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Martin sentence highlights palliative care needs

Martin sentence highlights need for palliative care

The trial and sentence of Lesley Martin highlight the need for effective palliative care to be available to all who need it, so no-one else need go through a similar trial, says the New Zealand Medical Association.

“The Government must ensure that good quality palliative care is available in all areas of New Zealand for terminally ill people,” said Dr Tricia Briscoe, Chairman of the NZMA.

“Palliative care in New Zealand is of very high quality, but it is unfortunately not easily accessible to all. To this end, greater resources must be invested in the provision of good palliative care.

“Doctors have a duty to ensure that terminally ill patients’ last days are as pain-free and stress-free as modern medicine provides. Dr Briscoe said support must also be available to the families of those who are dying, as it can be a very stressful and distressing time for them.

“It is also important that patients understand they have the right to decline life-prolonging treatment; and the right to have adequate pain relief treatment, even that which could or will shorten life.

“There is a clear ethical distinction between giving as much strong pain relief as is needed to achieve comfort, and deliberately giving an overdose of pain relief to a patient in order to kill them. Necessary pain relief treatment does not involve a primary intention to kill the patient, but euthanasia does,” Dr Briscoe explained.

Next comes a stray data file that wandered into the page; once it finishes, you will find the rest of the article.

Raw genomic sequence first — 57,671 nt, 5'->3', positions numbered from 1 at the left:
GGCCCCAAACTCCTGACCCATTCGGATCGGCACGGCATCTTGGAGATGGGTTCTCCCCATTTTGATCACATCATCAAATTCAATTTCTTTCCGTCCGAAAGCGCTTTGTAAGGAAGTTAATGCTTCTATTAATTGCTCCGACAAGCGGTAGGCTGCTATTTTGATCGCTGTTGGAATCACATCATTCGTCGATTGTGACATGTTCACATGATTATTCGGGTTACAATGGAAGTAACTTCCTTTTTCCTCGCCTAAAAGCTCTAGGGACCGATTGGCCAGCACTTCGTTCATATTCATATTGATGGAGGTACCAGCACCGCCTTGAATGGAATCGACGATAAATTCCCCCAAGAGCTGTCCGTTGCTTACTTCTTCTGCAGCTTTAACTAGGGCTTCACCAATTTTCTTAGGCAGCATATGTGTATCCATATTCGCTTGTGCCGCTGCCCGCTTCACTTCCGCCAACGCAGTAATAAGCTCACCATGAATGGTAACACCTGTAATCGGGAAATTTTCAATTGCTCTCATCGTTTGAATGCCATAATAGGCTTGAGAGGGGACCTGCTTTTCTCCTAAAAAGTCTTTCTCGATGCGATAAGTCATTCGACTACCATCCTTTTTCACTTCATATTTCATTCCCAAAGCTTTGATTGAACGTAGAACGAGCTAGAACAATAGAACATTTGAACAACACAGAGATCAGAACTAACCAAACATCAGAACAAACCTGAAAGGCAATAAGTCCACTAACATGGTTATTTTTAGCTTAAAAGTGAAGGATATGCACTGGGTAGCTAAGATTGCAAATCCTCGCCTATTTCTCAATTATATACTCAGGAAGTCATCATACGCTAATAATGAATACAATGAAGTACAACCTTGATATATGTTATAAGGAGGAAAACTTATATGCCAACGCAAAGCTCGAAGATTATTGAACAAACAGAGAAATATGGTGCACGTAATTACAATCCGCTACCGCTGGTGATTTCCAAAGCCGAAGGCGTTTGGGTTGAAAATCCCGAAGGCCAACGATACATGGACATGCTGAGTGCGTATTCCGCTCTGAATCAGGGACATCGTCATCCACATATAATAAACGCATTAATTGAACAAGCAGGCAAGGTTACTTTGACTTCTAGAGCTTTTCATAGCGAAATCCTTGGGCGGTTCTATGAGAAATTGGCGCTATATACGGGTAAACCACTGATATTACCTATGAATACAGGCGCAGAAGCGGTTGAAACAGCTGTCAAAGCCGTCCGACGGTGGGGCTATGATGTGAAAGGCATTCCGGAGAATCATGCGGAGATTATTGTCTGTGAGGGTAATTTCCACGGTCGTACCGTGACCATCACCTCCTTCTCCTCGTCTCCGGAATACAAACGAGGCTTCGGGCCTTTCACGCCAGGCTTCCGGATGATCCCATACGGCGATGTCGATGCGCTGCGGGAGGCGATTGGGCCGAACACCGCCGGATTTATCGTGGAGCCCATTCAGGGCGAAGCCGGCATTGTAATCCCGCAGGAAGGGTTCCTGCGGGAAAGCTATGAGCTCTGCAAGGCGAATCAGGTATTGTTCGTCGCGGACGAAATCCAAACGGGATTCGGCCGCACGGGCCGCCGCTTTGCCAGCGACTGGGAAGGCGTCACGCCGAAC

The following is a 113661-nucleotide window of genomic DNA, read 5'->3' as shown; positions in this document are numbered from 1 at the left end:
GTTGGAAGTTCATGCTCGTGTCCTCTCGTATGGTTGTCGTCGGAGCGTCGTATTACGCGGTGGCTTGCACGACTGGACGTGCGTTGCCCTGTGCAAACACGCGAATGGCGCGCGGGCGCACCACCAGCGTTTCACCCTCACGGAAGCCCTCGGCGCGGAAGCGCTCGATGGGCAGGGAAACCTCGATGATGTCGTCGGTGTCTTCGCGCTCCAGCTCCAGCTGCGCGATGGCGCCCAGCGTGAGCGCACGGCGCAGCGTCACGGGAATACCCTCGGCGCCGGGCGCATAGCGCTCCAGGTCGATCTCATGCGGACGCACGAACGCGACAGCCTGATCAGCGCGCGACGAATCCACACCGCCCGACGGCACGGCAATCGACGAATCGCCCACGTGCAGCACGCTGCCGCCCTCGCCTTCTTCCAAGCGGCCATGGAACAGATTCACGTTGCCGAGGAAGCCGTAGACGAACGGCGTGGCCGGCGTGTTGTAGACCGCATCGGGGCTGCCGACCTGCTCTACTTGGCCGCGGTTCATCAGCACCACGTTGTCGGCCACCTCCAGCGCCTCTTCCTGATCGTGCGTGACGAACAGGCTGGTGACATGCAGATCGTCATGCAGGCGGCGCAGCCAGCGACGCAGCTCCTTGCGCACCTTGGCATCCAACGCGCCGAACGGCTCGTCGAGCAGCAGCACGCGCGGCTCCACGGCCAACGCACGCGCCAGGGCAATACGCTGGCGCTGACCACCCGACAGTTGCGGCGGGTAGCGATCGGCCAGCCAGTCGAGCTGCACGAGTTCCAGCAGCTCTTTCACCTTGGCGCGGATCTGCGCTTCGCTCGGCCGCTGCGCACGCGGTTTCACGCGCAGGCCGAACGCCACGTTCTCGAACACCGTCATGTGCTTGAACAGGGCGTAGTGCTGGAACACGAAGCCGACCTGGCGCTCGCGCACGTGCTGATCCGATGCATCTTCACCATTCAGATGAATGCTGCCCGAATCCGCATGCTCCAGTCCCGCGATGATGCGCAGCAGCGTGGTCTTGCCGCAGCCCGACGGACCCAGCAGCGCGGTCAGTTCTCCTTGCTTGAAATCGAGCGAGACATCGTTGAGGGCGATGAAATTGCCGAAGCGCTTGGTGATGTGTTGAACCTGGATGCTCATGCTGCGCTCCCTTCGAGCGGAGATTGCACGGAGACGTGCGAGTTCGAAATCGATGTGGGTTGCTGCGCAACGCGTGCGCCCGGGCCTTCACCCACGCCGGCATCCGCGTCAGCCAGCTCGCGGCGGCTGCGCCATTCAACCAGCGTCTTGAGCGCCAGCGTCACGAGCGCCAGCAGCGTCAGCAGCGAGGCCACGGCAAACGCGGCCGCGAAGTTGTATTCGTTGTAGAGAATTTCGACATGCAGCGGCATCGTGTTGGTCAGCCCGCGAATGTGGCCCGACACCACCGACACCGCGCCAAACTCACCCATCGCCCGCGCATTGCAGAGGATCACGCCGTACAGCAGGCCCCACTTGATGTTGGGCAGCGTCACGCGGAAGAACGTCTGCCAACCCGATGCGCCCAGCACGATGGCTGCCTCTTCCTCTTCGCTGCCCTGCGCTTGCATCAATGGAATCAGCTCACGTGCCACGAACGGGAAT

Euthanasia involves taking people who are at their weakest and most vulnerable, who fear loss of control and abandonment, and placing them in a situation where they believe their only alternative is to kill themselves. How a society treats its weakest, most in need and most vulnerable members tests its moral and ethical tone.

The New Zealand Medical Association strongly holds that for doctors to kill their patients or assist them to commit suicide is inherently wrong.

The World Medical Association last year reaffirmed its opposition to euthanasia, expressing the strong belief that euthanasia is in conflict with basic ethical principles of medical practice and urging medical practitioners not to become involved, even in countries where it is legal.

Dr Briscoe will not be commenting on Lesley Martin’s sentence.

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